TruCol aims at building a decentralized, trust-less platform for test-driven programming development.

The problem TruCol solves

Utilizing Ethereum smart contracts and a bounty-based system, we hope to contribute to the online programming job market by providing developers the opportunity to contribute regardless of their geosocial circumstances, gender or ethnicity.

The presented protocol has the potential to increase market efficiency of new and existing developer bounty programs. This potential is realized by eliminating the need for trust between sponsors and bounty hunters allowing the middle-person to be eliminated from the transactional chain. That way, the protocol creates a free and fair job market within which income inequalities between countries are eliminated. Such a free and fair developer market enables a thriving community of development that can positively stimulate growth of experience and knowledge. This way, we contribute to UN Goal #8, to “Promote sustained, inclusive and sustainable economic growth, full and productive employment and decent work for all”. The emphasis for us lays on inclusive, fair, accessible and decent work for all.

Challenges we ran into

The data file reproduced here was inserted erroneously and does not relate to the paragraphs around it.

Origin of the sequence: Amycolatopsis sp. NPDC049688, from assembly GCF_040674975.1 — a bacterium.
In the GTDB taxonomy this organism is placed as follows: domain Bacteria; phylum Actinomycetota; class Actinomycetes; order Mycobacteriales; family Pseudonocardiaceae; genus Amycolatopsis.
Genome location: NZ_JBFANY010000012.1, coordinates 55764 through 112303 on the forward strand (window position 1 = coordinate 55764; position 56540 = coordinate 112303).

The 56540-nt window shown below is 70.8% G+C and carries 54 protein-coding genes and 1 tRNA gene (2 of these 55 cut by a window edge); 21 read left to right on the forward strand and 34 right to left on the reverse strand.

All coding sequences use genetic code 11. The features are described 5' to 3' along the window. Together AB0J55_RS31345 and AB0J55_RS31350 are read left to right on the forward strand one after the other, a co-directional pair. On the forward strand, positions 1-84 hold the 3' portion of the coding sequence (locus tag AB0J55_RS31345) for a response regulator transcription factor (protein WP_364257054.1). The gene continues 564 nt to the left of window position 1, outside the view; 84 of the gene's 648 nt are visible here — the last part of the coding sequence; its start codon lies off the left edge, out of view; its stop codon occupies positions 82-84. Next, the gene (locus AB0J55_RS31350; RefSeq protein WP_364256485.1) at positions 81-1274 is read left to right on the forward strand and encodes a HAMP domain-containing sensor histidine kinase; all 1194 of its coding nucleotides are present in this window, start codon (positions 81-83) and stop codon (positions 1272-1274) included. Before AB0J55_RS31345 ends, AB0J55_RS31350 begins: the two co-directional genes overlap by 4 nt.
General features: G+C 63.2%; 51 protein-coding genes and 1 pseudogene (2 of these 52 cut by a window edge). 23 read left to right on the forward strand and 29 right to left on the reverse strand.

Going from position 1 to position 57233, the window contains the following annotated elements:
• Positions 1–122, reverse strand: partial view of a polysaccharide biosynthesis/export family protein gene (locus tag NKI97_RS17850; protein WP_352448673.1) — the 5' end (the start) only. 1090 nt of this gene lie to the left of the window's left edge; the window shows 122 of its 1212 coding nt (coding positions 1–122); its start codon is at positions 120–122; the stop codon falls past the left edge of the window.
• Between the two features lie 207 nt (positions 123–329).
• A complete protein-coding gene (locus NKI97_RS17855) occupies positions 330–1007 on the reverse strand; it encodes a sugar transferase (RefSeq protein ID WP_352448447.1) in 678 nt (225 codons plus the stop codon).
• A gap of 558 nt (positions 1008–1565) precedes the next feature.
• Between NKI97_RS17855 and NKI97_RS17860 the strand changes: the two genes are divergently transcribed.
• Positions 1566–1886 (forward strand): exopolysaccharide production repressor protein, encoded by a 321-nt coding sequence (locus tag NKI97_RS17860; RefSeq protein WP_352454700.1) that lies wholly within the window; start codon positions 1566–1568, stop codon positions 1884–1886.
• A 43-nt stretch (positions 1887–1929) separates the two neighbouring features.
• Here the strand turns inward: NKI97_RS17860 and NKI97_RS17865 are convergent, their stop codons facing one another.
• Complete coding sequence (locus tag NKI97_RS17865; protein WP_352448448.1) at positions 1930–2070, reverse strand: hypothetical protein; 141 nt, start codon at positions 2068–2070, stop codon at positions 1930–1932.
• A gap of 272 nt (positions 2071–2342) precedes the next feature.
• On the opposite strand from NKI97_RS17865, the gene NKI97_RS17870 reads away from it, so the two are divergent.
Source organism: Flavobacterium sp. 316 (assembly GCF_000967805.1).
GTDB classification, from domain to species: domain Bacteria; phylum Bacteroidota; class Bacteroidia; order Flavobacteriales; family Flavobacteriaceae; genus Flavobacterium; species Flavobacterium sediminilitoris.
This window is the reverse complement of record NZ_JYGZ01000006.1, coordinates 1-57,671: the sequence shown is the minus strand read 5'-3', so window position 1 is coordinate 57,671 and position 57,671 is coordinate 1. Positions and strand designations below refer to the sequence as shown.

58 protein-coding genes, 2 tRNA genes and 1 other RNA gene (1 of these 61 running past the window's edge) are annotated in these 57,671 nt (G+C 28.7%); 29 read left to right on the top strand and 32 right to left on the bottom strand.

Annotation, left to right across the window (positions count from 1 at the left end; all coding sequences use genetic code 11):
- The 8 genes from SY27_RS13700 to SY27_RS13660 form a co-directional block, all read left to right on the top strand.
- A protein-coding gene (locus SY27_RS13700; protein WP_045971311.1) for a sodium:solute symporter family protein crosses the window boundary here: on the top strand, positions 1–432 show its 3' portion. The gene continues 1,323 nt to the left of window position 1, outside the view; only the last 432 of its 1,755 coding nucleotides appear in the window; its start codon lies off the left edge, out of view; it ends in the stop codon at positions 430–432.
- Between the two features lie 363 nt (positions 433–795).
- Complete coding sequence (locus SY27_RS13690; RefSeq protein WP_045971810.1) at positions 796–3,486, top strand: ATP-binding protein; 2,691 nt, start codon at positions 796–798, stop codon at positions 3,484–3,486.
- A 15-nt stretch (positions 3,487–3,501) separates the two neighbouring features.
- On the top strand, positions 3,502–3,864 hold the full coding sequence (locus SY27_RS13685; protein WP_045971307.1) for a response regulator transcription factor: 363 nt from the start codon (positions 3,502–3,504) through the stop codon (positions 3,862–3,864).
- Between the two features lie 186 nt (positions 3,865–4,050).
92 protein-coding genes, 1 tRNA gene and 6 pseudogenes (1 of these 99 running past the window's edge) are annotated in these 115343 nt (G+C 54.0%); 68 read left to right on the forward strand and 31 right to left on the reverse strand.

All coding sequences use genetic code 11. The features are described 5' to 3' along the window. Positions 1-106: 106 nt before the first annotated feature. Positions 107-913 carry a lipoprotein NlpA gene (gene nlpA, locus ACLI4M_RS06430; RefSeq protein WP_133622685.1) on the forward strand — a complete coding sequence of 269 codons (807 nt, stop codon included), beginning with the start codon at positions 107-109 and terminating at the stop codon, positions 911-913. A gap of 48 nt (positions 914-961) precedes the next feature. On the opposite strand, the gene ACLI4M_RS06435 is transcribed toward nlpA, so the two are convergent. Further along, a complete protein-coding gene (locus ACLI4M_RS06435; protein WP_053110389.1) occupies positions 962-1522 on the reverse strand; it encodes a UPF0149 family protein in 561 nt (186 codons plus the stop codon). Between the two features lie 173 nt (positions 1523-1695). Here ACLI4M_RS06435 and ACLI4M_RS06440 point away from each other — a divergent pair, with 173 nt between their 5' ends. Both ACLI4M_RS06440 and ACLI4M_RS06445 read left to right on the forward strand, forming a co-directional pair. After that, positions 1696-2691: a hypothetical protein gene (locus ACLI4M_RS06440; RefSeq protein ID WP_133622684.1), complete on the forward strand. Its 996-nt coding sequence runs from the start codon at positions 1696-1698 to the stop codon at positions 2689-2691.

One crucial element of our protocol is the prevention of gaming and hardcoding the answers to the bounty tests. Of course, the smart contracts are public, on the chain. To prevent gaming, some kind of encryption or randomization needs to be implemented, while still remaining as decentralised and trustless as possible. The protocol now presents various solutions. One would be to make use of an oracle, which provides random values to the test contracts. Or, by random hash verification via an oracle, which can be read more about in
Within the protocol it is not possible for the sponsor to obscure tests for the bounty hunter because this would require the bounty hunter to trust the sponsor to write accurate tests. A possible solution to this would be for the sponsor to ask for a computationally more efficient implementation of a pre-specified problem.

The public nature of smart contract also introduces the problem that solutions to the bounty tests are visible to third parties. This is not a problem when focussing on open-source bounty tests, which is what we decided to do.

Expanding the possibilities of the protocol by allowing other commonly used programming languages to write tests and solutions is one of our key goals.
Often, smart contracts are written in solidity, and require quite some gas. Therefore, it is expensive to run the tests of the sponsors as well as the solutions of the bounty hunters in the smart contracts. The decrease in gas cost associated with more efficient blockchain technology, like Ewasm 2.0, mitigates this problem. When gas prices are lower again, it is possible to create larger test and solution contracts without paying a large sum of money. Another solution that we have implemented to avoid extensive code in the smart contracts, is an extension of the protocol to the universally used development platform GitHub and usage of Continuous Integration (CI). The smart contract uti